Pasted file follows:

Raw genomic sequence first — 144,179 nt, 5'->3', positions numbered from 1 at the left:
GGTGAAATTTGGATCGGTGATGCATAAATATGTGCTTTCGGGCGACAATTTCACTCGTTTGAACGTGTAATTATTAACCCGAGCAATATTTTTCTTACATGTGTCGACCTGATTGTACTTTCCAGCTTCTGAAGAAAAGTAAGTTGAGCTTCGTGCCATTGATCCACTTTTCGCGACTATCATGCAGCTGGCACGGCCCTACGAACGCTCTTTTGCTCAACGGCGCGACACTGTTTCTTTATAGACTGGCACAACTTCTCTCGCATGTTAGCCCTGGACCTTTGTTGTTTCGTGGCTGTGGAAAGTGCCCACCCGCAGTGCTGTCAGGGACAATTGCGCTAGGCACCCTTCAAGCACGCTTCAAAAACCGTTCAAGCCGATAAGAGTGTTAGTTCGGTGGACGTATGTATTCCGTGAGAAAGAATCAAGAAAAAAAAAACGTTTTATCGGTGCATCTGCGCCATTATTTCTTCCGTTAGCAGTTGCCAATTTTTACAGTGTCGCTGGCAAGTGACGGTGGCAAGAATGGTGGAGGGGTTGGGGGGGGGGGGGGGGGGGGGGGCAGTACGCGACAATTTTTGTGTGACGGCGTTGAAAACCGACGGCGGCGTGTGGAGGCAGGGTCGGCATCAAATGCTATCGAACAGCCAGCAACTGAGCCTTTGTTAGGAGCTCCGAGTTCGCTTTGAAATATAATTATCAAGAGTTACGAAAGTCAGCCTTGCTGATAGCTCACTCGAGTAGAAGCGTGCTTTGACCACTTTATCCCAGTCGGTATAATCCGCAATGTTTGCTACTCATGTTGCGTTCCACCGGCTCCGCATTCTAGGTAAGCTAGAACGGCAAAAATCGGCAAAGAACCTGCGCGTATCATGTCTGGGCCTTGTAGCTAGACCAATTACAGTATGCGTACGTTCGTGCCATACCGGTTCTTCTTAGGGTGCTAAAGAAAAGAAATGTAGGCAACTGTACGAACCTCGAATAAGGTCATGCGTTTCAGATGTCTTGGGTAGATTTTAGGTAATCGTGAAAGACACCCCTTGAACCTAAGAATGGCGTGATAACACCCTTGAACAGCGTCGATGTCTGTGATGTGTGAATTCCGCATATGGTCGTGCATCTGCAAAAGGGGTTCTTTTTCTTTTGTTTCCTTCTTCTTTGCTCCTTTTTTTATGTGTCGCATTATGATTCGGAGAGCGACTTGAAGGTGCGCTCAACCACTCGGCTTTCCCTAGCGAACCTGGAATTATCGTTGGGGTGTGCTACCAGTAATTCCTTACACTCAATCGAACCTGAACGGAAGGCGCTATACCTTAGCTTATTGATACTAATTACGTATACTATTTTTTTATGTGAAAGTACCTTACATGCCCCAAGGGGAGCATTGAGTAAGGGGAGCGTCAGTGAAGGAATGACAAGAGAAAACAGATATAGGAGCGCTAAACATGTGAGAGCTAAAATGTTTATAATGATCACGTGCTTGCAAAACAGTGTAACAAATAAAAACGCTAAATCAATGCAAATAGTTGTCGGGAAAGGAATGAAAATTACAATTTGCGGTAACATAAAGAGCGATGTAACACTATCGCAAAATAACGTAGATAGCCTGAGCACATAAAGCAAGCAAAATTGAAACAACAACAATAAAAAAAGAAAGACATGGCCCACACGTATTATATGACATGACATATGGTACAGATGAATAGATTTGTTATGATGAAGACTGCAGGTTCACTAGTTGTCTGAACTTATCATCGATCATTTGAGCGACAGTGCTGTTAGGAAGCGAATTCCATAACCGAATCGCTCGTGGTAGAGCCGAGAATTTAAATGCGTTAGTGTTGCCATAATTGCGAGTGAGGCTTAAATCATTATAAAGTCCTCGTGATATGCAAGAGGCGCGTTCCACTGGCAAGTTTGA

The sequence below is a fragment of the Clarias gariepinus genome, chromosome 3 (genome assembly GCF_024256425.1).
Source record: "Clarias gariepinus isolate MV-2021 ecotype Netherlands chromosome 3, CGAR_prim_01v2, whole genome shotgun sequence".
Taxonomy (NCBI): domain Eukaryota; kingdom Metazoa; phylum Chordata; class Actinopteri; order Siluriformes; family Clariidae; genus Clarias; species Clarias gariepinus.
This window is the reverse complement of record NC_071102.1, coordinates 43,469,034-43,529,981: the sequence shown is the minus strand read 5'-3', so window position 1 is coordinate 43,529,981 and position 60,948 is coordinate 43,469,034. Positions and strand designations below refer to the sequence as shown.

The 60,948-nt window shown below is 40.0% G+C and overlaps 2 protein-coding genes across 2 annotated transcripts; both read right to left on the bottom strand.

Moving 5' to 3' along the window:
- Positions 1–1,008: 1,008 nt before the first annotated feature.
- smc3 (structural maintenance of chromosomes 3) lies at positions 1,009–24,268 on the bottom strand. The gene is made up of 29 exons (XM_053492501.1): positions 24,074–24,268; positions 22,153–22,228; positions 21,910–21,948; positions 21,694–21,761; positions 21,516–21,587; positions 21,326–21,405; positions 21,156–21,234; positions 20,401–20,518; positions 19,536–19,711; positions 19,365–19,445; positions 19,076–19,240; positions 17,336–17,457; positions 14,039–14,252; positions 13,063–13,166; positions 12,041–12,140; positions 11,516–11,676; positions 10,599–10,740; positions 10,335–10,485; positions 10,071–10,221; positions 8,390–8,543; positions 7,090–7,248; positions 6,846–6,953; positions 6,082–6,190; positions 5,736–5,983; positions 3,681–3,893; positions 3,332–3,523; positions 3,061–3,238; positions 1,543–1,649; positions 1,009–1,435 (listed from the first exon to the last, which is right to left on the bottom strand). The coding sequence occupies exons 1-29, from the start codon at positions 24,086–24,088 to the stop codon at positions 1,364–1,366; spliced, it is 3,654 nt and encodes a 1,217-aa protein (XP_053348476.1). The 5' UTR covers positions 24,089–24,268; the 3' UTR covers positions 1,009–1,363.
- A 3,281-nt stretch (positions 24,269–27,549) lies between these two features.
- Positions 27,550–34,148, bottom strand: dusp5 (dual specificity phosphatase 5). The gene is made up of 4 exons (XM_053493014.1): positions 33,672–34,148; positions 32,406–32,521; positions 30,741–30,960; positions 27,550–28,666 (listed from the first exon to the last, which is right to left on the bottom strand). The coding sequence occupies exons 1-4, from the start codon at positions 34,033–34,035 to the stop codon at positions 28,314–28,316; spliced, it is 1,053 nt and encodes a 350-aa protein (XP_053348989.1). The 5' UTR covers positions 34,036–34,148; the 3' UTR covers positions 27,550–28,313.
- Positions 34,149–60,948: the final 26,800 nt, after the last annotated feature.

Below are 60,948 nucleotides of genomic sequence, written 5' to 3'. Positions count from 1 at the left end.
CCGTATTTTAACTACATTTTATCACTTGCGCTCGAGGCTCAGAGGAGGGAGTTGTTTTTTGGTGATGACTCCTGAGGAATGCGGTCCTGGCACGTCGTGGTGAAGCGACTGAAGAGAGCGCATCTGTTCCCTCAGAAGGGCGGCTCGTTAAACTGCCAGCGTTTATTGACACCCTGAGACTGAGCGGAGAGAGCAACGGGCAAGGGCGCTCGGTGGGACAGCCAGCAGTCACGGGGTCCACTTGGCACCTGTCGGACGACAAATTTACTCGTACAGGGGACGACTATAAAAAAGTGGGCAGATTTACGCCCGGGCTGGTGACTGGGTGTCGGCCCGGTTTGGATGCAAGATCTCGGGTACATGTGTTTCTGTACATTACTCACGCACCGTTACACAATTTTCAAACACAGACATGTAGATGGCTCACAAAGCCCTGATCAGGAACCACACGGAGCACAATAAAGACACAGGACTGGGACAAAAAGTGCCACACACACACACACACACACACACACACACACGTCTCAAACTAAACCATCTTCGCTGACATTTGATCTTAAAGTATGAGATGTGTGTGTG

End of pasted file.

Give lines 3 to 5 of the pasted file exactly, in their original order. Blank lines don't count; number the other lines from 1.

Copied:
The sequence below is a fragment of the Clarias gariepinus genome, chromosome 3 (genome assembly GCF_024256425.1).
Source record: "Clarias gariepinus isolate MV-2021 ecotype Netherlands chromosome 3, CGAR_prim_01v2, whole genome shotgun sequence".
Taxonomy (NCBI): domain Eukaryota; kingdom Metazoa; phylum Chordata; class Actinopteri; order Siluriformes; family Clariidae; genus Clarias; species Clarias gariepinus.